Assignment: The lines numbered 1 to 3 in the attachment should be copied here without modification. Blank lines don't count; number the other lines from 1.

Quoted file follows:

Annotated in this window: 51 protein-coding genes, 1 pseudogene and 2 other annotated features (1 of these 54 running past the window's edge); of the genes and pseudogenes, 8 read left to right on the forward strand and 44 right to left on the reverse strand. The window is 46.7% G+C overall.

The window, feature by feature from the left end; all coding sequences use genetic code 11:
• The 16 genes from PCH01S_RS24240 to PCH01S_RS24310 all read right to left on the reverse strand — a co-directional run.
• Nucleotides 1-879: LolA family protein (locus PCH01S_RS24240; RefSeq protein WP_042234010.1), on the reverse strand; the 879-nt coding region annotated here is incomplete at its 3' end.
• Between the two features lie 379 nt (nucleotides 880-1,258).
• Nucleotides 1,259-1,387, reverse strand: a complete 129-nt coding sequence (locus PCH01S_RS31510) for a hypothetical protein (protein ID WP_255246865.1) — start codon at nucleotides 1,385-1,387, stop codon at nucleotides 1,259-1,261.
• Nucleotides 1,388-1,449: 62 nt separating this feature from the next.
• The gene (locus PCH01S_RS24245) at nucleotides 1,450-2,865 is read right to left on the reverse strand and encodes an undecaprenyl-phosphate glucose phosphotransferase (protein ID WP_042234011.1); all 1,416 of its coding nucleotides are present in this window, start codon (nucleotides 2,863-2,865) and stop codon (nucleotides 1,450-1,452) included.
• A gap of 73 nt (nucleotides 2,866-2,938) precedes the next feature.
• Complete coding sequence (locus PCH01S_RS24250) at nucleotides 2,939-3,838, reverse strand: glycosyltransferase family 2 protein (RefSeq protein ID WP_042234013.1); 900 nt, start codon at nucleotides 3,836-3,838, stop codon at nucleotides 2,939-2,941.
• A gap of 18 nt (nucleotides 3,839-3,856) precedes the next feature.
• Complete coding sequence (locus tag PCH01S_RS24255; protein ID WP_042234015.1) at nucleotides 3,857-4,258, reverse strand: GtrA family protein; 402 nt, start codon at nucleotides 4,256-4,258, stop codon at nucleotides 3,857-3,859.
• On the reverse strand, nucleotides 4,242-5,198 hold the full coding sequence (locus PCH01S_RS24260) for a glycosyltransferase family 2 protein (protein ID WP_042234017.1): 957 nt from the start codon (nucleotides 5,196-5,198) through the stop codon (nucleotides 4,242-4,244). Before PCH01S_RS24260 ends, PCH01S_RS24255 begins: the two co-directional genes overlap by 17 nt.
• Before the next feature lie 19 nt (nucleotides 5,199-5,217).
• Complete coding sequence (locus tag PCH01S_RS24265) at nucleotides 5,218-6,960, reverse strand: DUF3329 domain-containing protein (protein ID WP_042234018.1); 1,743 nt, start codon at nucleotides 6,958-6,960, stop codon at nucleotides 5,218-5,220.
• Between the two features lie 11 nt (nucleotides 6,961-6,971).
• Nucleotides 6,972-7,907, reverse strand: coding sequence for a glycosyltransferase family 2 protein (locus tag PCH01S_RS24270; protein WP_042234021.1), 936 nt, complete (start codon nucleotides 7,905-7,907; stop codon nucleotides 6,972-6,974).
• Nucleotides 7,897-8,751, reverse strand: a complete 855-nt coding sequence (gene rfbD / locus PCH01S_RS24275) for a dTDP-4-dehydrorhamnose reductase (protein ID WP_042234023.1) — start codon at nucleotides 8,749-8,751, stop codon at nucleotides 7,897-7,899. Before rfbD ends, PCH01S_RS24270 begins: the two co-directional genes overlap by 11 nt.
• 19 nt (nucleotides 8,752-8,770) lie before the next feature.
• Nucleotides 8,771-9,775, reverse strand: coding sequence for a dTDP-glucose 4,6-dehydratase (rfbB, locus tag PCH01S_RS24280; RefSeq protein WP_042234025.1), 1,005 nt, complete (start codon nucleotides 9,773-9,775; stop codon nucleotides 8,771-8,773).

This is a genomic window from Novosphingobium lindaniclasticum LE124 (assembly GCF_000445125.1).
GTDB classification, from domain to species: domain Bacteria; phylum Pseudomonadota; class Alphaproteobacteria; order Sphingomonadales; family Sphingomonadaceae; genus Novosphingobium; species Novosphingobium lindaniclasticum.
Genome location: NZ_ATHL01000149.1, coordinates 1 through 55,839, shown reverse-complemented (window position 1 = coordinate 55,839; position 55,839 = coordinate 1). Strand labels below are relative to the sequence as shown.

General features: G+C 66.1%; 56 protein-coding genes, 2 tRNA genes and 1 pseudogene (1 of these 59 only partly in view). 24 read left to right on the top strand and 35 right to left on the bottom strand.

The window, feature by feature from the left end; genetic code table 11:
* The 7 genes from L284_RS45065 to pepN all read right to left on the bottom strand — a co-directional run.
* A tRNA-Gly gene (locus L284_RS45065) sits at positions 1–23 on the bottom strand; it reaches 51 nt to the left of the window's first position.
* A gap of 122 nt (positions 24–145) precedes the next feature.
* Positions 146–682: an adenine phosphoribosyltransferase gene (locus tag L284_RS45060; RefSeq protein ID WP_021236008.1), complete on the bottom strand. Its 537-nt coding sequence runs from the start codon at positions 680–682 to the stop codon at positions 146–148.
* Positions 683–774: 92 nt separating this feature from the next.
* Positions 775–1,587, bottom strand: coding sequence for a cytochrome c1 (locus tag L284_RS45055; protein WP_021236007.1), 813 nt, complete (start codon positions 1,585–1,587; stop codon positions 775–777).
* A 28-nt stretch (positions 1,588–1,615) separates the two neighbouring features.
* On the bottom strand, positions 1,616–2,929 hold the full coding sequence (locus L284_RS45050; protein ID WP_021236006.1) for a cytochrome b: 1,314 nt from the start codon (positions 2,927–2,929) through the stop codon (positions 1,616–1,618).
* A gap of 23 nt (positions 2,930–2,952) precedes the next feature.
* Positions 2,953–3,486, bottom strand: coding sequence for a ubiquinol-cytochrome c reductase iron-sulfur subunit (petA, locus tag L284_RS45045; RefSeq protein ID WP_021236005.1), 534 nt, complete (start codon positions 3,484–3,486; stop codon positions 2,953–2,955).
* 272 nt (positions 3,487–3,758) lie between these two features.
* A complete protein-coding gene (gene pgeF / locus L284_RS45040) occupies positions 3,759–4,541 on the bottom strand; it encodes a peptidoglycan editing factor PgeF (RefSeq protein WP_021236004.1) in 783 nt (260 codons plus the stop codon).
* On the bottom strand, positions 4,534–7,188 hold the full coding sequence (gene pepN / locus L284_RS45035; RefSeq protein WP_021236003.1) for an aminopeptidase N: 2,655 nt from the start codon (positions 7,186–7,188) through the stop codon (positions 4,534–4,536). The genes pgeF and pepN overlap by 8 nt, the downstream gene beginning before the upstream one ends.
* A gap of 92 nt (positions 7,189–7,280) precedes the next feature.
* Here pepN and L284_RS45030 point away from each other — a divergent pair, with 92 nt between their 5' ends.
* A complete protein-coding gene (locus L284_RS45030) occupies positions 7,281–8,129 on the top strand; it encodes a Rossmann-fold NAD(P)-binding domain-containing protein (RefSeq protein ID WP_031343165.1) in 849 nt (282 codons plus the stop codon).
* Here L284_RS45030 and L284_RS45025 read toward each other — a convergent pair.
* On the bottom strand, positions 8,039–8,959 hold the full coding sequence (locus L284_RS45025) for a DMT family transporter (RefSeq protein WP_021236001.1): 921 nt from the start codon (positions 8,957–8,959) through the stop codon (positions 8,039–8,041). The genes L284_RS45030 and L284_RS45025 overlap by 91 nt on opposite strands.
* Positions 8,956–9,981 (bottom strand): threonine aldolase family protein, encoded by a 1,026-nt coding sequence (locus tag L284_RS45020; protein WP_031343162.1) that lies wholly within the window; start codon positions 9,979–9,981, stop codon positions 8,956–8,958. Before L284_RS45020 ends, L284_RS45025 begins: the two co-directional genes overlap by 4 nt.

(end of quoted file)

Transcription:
Annotated in this window: 51 protein-coding genes, 1 pseudogene and 2 other annotated features (1 of these 54 running past the window's edge); of the genes and pseudogenes, 8 read left to right on the forward strand and 44 right to left on the reverse strand. The window is 46.7% G+C overall.

The window, feature by feature from the left end; all coding sequences use genetic code 11:
• The 16 genes from PCH01S_RS24240 to PCH01S_RS24310 all read right to left on the reverse strand — a co-directional run.